During the study period, a total of 7613 fatal ICIs-associated ADRs were reported to the EV system: 2849 (37.42%) for colitis, 2806(36.85%) for pneumonitis, 1022(13.42%) for hepatitis, 625(8.21%) for myocarditis, and 311(4.09%) for nephritis. The 7613 reports consisted of 2962(38.91%) for nivolumab, 1664(21.86%) for pembrolizumab, 1935(25.24%) for ipilimumab, 725(9.52%) for durvalumab, 272(3.57%) for atezolizumab, 40(0.53%) for avelumab, and 15(0.20%) for cemiplimab (Fig. 1A-C). Besides, the FAERS database received a total of 5786 fatal ICIs-associated toxic effects. The total numbers of ADR cases for colitis, pneumonitis, hepatitis, myocarditis, and nephritis were 2378(41.10%), 1939(33.51%), 666(11.51%), 610(10.54%), and 193(3.34%), respectively. The most frequently reported drug was nivolumab (2599,44.92%), followed by ipilimumab (1946,33.63%), pembrolizumab (558,9.64%), atezolizumab (527,9.11%), durvalumab (83,1.43%), avelumab (55,0.95%), and cemiplimab (18,0.31%) (Fig. 2A-C). We noted that the most frequently reported fatal ICIs-associated ADR was ipilimumab-related colitis, which was 1257 cases of EV database and 1091 cases of the FAERS system. Taken together, among the five fatal ICIs-associated ADRs, colitis caused by ipilimumab was the most common.

Fig. 1
figure1

The number of ICIs-associated ADR reports submitted to EV database. A The number of ICIs-related ADR reports submitted to EV database. B, C The proportion of different ICIs-related ADR reports from EV database. Abbreviations: ADR, adverse drug reaction; EV, EudraVigilance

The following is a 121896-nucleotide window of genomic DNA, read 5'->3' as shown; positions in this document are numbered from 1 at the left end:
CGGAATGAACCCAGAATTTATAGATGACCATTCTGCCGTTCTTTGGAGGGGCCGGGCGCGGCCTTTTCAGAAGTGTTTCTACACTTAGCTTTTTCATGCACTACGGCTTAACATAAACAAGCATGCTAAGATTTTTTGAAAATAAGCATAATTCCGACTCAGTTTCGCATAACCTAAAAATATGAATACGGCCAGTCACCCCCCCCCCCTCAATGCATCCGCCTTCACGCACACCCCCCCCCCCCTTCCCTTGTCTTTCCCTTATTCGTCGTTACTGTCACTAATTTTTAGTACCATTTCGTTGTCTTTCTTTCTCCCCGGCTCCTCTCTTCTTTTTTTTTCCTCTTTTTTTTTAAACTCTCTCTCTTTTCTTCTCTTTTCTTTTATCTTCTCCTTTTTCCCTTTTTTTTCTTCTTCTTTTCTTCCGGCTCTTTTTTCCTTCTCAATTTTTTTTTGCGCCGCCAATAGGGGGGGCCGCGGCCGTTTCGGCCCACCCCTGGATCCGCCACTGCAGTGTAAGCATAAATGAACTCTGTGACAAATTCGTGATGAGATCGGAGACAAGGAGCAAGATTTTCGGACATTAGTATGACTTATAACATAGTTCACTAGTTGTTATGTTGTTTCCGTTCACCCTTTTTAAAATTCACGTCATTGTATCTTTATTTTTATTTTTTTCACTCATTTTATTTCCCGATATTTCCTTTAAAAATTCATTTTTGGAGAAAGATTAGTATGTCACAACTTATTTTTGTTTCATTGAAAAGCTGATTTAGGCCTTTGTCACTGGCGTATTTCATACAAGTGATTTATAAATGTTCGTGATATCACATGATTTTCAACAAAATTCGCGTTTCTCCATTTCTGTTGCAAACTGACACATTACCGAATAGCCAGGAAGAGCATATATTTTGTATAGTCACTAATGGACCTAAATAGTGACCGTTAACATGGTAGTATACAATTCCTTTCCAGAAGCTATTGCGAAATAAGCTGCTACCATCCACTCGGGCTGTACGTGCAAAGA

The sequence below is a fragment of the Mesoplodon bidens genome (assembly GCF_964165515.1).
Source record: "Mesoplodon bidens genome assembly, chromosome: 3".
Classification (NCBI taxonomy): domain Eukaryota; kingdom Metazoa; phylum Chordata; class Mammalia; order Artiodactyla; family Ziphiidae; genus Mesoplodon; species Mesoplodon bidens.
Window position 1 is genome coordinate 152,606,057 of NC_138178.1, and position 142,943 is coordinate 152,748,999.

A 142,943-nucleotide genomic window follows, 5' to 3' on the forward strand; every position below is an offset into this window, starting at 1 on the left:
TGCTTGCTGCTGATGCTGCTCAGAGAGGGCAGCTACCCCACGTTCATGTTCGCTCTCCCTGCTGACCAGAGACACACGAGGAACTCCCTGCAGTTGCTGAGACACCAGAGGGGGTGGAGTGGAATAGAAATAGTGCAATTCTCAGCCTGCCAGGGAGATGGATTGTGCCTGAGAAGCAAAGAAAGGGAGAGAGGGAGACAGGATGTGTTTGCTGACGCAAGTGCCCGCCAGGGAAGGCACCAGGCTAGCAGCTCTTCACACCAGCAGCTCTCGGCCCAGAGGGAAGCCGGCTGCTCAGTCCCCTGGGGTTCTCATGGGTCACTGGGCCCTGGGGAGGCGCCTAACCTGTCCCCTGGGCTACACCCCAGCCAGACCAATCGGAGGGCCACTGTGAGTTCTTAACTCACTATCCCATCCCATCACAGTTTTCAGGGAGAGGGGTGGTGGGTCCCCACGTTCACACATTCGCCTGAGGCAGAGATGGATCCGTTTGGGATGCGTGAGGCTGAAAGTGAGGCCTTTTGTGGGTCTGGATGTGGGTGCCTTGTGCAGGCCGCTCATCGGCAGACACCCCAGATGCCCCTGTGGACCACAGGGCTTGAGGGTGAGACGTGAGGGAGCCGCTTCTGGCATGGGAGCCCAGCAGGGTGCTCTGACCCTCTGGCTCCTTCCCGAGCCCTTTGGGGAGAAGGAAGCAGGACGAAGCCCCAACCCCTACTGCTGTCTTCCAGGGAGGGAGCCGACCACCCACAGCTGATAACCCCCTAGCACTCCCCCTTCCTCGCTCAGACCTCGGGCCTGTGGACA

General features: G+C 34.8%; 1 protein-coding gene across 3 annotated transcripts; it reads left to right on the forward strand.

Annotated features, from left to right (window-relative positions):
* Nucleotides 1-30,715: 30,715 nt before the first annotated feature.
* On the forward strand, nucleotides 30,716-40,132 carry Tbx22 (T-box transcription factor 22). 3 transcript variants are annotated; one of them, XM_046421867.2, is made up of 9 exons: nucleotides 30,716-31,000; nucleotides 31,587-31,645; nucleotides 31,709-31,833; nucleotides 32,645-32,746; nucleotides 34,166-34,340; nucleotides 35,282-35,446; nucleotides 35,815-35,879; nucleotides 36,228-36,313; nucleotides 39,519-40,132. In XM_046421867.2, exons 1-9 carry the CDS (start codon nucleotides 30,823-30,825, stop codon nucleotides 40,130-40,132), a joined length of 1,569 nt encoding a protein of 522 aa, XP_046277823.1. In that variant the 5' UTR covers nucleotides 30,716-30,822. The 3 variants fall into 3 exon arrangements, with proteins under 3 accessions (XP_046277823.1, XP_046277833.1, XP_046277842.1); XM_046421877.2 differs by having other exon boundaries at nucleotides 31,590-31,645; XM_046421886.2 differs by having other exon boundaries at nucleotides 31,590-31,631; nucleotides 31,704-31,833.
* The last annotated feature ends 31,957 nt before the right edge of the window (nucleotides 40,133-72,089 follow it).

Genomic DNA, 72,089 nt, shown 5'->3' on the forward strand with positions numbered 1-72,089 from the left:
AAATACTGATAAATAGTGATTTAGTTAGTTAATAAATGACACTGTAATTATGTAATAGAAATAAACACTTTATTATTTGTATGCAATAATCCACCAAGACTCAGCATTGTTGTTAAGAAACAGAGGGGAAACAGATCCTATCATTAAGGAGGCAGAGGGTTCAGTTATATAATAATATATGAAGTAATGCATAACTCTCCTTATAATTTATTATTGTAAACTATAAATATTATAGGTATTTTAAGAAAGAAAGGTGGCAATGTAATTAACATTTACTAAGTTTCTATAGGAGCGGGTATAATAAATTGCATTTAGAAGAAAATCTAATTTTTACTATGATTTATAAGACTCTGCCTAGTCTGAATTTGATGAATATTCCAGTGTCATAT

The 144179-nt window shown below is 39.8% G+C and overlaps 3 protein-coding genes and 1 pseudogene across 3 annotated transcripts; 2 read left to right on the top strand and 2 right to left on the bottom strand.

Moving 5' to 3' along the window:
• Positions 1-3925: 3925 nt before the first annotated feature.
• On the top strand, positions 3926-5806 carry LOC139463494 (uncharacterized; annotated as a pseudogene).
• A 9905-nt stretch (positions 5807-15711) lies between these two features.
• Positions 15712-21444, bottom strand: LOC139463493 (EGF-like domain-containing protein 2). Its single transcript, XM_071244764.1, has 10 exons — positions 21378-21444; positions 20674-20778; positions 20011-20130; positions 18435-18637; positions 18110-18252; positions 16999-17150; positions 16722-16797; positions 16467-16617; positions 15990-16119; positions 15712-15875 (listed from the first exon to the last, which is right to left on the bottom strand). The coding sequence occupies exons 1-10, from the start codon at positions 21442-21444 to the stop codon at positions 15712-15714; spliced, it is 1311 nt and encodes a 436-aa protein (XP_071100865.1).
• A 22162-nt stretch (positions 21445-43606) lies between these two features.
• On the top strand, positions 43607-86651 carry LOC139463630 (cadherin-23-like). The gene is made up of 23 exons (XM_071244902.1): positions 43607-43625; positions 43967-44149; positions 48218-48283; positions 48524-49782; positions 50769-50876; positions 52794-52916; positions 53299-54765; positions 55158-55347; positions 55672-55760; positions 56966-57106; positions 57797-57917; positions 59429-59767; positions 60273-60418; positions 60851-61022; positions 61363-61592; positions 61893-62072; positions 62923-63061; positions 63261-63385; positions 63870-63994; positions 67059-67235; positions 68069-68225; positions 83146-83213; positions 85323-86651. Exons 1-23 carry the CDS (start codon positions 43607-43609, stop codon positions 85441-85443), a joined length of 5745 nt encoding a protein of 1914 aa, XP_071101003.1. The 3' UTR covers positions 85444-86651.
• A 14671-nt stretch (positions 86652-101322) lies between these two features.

Fig. 2
figure2

The number of ICIs-associated ADR reports submitted to FAERS database. A The number of ICIs-related ADR reports submitted to FAERS database. B, C The proportion of different ICIs-related ADR reports from FAERS database. Abbreviations: ADR, adverse drug reaction; FAERS, Food and Drug Administration (FDA) Adverse Event Reporting System

Lethality rates of five fatal ICIs-related ADRs

To determine the fatal risk, we measured the lethality rates of five fatal ICIs-related ADRs reported in the EV database. We found that although the number of ICIs-related myocarditis was relatively low, its fatality rate was the highest. The average fatality rate of myocarditis caused by the target drugs was 21,76%. Besides, we noted that the lethality rate of myocarditis caused by avelumab was the highest (50%), followed by pembrolizumab (26.55%). Moreover, although the number of ICIs-related colitis reports was the most, its fatality rate was low. The fatality cases of cemiplimab were 0, which might be related to its short time on the market. To sum up, the fatality rate of myocarditis was the highest, which was consistent with the results of the previous study [5] (Fig. 3).